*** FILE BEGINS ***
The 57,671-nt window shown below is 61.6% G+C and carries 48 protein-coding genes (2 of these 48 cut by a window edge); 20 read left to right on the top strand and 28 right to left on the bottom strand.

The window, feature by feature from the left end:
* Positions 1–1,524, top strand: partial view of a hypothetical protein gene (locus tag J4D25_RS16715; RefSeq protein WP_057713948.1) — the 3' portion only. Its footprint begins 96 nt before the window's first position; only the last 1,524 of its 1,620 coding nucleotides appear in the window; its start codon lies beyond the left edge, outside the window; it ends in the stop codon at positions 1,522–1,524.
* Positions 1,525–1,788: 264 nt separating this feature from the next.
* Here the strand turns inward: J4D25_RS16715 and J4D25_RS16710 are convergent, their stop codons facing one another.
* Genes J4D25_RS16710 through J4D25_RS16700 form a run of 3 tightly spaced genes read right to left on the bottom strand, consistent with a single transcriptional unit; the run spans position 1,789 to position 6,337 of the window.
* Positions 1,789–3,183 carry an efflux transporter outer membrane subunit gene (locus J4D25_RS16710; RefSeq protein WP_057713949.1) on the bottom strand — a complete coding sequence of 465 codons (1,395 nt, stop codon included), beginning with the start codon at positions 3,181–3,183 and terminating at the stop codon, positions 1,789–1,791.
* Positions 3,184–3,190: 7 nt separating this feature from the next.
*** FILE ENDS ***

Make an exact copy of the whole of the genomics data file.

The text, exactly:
The 57,671-nt window shown below is 61.6% G+C and carries 48 protein-coding genes (2 of these 48 cut by a window edge); 20 read left to right on the top strand and 28 right to left on the bottom strand.

The window, feature by feature from the left end:
* Positions 1–1,524, top strand: partial view of a hypothetical protein gene (locus tag J4D25_RS16715; RefSeq protein WP_057713948.1) — the 3' portion only. Its footprint begins 96 nt before the window's first position; only the last 1,524 of its 1,620 coding nucleotides appear in the window; its start codon lies beyond the left edge, outside the window; it ends in the stop codon at positions 1,522–1,524.
* Positions 1,525–1,788: 264 nt separating this feature from the next.
* Here the strand turns inward: J4D25_RS16715 and J4D25_RS16710 are convergent, their stop codons facing one another.
* Genes J4D25_RS16710 through J4D25_RS16700 form a run of 3 tightly spaced genes read right to left on the bottom strand, consistent with a single transcriptional unit; the run spans position 1,789 to position 6,337 of the window.
* Positions 1,789–3,183 carry an efflux transporter outer membrane subunit gene (locus J4D25_RS16710; RefSeq protein WP_057713949.1) on the bottom strand — a complete coding sequence of 465 codons (1,395 nt, stop codon included), beginning with the start codon at positions 3,181–3,183 and terminating at the stop codon, positions 1,789–1,791.
* Positions 3,184–3,190: 7 nt separating this feature from the next.